This was not how my afternoon was supposed to go. My plan was to finally get into the Halloween spirit and watch a scary movie. Okay, it was actually Lars von Trier's Europa, but still. I feel like this Halloween season has been underwhelming for me. After watching the trailer for Europa, I eventually realized "Nah, I'm not in the mood for a WWII art film" and went with the latest movie from Gillian Robespierre and Jenny Slate. I am…
How could anyone want to watch this after Jodorowsky's Dune? Seriously.
Speaking as Twin Peaks has put me on a serious David Lynch kick this year, I felt the need to finally see this controversial movie that Lynch disowned and has formed a cult following. I admit that as I age, I don't like inherently bad movies as much. I tend to judge movies more on intent and ambition now, and even then I can't stand up for this movie…
When approaching an older musical (or film for that matter), it's hard to not just fall into the "Yes, But." Category. To appreciate classic cinema is to overlook various ideals that have since become dated and look embarrassing. There's art beneath these ideas and to tear away the issues is to remove the artist's intentions. Recently, I watched Carousel, which was such an offensive attempt to turn a sexist male into a compassionate protagonist (his big revelation? Coming back to…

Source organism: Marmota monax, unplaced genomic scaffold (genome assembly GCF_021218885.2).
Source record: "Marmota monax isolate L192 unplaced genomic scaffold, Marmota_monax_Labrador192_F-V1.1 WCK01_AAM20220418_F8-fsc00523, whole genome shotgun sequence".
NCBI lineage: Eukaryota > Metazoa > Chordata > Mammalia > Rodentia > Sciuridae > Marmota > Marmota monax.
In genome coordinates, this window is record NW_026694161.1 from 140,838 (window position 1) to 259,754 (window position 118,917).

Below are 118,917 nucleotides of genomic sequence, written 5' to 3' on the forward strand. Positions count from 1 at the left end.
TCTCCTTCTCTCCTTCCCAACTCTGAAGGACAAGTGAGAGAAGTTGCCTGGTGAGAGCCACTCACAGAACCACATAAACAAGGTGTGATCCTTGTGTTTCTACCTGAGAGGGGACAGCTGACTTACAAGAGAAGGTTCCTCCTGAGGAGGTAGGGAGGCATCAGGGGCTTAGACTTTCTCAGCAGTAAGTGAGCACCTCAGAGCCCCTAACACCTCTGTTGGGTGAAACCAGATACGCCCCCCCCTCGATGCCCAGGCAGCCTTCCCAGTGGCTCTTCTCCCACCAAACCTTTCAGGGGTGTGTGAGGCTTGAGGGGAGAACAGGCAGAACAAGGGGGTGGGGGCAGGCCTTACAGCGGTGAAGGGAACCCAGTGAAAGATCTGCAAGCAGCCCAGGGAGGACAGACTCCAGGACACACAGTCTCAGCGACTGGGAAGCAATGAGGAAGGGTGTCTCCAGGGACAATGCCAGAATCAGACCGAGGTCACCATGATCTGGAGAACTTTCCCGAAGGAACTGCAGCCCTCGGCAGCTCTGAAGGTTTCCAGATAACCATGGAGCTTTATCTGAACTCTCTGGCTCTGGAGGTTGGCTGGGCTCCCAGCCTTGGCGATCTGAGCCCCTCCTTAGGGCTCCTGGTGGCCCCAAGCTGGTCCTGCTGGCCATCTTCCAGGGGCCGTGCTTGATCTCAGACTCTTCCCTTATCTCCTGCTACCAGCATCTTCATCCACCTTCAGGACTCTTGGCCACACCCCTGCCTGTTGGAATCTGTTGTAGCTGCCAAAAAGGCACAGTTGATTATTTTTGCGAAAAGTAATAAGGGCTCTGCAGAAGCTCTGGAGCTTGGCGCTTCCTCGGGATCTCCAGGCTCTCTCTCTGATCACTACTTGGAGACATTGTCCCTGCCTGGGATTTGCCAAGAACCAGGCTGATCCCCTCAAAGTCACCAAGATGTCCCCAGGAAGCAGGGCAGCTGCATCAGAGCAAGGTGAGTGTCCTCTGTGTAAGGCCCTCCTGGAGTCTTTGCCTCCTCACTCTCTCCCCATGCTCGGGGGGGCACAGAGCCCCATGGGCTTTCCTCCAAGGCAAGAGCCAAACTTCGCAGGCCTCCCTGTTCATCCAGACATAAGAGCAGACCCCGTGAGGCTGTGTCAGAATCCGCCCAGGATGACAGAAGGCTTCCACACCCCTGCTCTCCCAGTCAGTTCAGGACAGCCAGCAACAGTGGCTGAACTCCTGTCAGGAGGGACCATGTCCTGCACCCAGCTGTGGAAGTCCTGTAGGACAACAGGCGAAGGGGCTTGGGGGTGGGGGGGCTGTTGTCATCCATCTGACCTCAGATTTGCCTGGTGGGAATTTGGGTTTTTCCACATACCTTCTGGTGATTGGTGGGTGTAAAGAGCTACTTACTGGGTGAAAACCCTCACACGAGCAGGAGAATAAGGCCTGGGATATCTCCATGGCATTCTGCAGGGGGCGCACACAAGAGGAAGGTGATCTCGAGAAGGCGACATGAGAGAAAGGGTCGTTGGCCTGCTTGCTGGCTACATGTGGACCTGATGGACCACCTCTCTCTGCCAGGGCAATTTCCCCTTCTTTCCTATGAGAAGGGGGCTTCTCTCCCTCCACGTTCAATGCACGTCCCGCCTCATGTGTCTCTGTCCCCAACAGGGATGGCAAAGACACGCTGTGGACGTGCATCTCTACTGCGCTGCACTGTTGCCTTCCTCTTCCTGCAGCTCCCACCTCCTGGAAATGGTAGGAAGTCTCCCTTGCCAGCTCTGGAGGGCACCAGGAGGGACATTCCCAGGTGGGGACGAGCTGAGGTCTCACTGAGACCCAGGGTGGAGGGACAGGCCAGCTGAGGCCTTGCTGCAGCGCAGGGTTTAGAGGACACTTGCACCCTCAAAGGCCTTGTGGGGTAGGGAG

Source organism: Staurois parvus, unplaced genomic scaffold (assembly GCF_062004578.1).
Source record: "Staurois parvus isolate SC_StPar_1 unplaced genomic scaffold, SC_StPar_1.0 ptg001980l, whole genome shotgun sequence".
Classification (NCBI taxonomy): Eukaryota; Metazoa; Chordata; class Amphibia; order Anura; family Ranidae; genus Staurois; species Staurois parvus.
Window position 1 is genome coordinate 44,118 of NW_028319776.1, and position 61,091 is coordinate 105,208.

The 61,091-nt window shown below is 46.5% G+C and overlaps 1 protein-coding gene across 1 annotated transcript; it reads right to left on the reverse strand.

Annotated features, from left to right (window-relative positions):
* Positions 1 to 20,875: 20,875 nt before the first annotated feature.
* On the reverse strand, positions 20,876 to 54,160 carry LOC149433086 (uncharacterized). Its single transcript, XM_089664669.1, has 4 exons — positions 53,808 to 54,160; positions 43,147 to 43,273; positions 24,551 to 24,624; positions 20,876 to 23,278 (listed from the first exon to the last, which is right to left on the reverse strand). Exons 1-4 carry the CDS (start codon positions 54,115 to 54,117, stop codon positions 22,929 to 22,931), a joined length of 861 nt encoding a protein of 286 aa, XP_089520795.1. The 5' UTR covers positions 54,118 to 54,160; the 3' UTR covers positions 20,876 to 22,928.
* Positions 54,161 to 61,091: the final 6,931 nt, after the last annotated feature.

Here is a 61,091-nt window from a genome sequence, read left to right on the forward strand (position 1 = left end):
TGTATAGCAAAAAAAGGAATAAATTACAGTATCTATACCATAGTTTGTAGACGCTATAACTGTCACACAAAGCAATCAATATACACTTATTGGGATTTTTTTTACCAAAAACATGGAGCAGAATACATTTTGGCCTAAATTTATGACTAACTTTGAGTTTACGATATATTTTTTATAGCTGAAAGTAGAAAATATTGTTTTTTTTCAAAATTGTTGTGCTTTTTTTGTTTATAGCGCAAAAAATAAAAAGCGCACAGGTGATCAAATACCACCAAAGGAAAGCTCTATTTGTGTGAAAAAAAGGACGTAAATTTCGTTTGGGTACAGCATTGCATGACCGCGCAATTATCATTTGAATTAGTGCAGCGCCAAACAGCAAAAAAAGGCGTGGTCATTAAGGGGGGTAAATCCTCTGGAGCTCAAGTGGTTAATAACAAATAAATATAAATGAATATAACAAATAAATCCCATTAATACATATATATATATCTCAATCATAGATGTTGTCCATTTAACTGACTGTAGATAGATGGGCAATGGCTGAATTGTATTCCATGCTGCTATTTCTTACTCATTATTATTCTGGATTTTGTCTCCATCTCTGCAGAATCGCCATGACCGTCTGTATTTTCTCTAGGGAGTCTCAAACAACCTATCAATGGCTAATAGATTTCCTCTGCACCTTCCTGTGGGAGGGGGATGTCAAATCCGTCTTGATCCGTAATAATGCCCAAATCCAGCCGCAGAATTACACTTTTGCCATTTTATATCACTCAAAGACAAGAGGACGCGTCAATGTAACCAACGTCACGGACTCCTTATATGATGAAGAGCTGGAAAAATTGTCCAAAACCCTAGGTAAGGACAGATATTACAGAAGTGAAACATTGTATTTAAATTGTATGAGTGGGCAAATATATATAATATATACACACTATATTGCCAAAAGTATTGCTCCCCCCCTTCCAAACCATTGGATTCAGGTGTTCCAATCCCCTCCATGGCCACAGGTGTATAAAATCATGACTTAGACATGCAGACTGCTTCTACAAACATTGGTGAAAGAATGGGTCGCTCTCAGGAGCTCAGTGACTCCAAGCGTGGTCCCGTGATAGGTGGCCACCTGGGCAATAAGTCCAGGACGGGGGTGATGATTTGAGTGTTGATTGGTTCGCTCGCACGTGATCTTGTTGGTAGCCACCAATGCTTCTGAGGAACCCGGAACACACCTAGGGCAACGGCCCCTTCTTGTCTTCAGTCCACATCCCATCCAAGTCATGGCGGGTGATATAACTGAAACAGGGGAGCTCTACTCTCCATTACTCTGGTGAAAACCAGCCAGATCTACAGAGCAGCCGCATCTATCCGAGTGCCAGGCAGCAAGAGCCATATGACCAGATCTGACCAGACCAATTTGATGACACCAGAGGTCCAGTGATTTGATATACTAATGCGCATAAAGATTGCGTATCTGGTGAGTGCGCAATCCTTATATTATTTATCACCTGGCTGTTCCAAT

I saw it at an advanced screening (supposedly "the first audience"). I was chosen to be part of the focus group after and when asked whether the film was Excellent, Very Good, or Good, I put down Good. When the curator asked us to raise our hands for these individual selections, I was the only one who raised his hand for Good, making me the lowest rated person there.
It was quite an experience because the issue with Good is that you take no fault in it, yet there isn't anything to praise either, which made me being singled out all the more interesting.